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False Friends! Translators, Look Out for ‘em!

No, we’re not telling you how to know if your friends are real or not. And we’re not talking about some translation spy who pretends to like you, Mr./Ms. Translator, while s/he steals all your tricks.

 

‘False friends’ is an actual term coined in 1928 to identify those words that sound or look alike in different languages but have significantly different meanings.

 

If you have just cracked a joke that made a lovely young Spanish lady blush, it would be best not to tell her, ‘Te ves embarazada,’ or you might get slapped. You just told her she looked pregnant when you meant to say, ‘You look embarrassed.’ Voila! A false friend!

 

You would think if two languages share roots, two words that look or sound the same would have the same meaning, but it ain’t necessarily so. Sometimes it is, but not always, and translators would do well to know when it ain’t.

 

When a French person tells you something is ‘grande’, they are not telling you how stupendous it is, they are simply saying it’s big.

 

Don’t be insulted when you drive up to a French friend’s house in your new car, and he asks what you did with your ‘ancienne voiture.’ He just means your former car, not your prehistoric jalopy.[1]

 

Likewise, if your Spanish friend exclaims, when you see a crowd outside a store, ‘Hay una ganga’, you don’t need to run away for fear of being mugged; she’s just saying there’s a bargain at the store, not a gang.[2]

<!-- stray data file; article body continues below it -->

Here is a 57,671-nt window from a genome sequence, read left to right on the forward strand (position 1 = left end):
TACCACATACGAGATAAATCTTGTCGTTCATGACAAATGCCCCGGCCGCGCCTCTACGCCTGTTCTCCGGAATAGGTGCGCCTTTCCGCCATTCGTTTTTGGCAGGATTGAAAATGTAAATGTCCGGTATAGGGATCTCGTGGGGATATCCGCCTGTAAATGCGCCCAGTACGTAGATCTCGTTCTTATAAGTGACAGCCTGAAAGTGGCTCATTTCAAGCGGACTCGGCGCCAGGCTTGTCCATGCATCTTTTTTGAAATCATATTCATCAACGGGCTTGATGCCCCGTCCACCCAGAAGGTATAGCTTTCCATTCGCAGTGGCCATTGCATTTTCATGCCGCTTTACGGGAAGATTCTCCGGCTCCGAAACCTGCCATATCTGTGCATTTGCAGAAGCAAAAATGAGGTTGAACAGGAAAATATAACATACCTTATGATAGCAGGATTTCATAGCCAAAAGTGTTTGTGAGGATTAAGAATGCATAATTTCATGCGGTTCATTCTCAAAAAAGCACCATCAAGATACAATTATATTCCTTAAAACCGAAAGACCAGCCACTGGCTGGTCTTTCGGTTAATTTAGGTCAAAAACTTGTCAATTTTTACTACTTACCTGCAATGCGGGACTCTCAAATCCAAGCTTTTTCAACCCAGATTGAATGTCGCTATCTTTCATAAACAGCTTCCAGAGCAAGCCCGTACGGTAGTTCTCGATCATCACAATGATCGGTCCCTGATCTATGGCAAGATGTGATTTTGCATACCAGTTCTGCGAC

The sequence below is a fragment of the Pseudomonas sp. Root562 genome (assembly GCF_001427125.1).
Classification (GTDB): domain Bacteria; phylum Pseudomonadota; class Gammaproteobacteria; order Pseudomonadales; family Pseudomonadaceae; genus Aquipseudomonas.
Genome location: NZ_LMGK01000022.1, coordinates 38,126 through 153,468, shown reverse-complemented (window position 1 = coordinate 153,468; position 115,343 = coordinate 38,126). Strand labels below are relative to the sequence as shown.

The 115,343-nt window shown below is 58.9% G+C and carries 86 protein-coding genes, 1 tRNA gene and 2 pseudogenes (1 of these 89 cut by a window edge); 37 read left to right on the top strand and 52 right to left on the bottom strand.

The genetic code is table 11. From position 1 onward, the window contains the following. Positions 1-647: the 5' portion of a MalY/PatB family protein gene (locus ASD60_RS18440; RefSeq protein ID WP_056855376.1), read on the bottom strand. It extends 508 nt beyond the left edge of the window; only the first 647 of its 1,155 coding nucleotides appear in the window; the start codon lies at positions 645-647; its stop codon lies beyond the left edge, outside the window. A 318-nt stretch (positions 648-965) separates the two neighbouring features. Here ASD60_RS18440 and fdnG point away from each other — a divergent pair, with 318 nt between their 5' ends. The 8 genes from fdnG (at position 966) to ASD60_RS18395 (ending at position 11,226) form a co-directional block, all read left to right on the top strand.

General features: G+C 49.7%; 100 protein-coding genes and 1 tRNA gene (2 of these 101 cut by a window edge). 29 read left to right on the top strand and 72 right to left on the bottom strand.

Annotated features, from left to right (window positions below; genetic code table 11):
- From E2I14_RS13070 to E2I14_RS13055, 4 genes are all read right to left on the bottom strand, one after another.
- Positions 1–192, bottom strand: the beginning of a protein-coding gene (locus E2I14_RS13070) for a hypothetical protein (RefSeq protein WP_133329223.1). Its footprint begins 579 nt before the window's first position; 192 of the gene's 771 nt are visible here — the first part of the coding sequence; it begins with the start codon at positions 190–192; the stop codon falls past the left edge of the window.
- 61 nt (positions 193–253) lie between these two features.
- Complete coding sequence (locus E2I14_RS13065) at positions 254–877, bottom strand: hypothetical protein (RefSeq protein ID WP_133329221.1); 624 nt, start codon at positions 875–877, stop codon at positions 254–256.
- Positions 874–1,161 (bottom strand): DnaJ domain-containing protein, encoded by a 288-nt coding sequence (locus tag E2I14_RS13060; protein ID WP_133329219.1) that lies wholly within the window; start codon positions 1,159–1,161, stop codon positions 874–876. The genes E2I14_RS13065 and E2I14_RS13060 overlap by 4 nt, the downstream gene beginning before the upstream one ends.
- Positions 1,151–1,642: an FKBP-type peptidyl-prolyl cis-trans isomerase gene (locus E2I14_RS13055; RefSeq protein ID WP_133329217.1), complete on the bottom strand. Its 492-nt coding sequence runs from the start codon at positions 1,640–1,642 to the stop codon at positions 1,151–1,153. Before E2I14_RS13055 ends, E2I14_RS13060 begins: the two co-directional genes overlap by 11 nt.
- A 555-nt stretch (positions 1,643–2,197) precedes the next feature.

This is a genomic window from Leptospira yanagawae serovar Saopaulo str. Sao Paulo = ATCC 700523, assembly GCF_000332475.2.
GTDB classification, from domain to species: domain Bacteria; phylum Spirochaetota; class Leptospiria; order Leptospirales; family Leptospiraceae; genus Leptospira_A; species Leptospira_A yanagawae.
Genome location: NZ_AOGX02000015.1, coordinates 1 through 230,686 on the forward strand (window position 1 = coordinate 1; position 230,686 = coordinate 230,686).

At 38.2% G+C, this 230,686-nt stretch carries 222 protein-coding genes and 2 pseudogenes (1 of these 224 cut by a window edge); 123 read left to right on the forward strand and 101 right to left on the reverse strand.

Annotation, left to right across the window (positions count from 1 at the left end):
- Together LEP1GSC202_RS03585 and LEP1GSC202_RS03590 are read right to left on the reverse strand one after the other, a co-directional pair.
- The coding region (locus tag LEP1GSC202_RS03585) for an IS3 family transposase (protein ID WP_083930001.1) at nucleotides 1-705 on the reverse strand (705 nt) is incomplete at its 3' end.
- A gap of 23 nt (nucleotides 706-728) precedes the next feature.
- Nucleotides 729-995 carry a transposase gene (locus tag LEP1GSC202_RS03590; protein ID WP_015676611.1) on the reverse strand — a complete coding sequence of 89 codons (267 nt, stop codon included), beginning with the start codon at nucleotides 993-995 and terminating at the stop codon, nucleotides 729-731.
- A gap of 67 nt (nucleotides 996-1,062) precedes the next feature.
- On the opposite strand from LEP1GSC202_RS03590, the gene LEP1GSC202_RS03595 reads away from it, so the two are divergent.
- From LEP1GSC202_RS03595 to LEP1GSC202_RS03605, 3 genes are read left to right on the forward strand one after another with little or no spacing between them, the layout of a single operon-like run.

This is a very short introduction to ‘false friends’. Translators, beware of them, they are out there, just waiting to pounce, and you would do well to know them. We’ll look at some of the different types of false friends in the next blog.

 

Written by: Brent Adams

[1]https://www.fluentu.com/blog/french/faux-amis-french-false-friends-cognates/

[2]https://en.wiktionary.org/wiki/Appendix:False_friends_between_English_and_Spanish

 

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Industry News

International Translation Day, Sept. 30!

International Translation Day, Sept. 30!

September 30 has been recognized as International Translation Day since 1991, and in May of 2017 it was adopted as the same by the United Nations General Assembly, making it official worldwide. We at Cross Border Translation wish to add our voice to the many who will celebrate this vital profession and honor its often unsung heroes, the linguists. We will be posting daily on translation and linguists for the next week.

Every year since its inception, there has been a slogan chosen to highlight the day. This year, the slogan is: ‘Translation: Promoting Cultural Heritage in Changing Times’ in solidarity with another UN decision, that is, to dub 2019 International Year of Indigenous Languages. We see cultural heritage as more than mere monuments and statues; it includes the invisible culture of language and ideas that have shaped our world from the time of their earliest development and dissemination.[1]

September 30 was chosen because it is the traditional Feast Day of Saint Jerome, who is widely considered by both Christians and non-Christians as the father of translators. This great scholar holed up in a tiny monastery cell in Bethlehem near the Nativity Church to translate the Bible into Latin, the language of the common people of the Roman Empire, from the original Hebrew and Greek, starting in 382 BCE and completing the task by 405 BCE.[2]

Written by: Brent Adams

[1]http://www.atanet.org/chronicle-online/extra/international-translation-day-september-30-2016/#sthash.YnJ06zVh.DykMtO7w.dpbs

[2]https://en.wikipedia.org/wiki/Jerome

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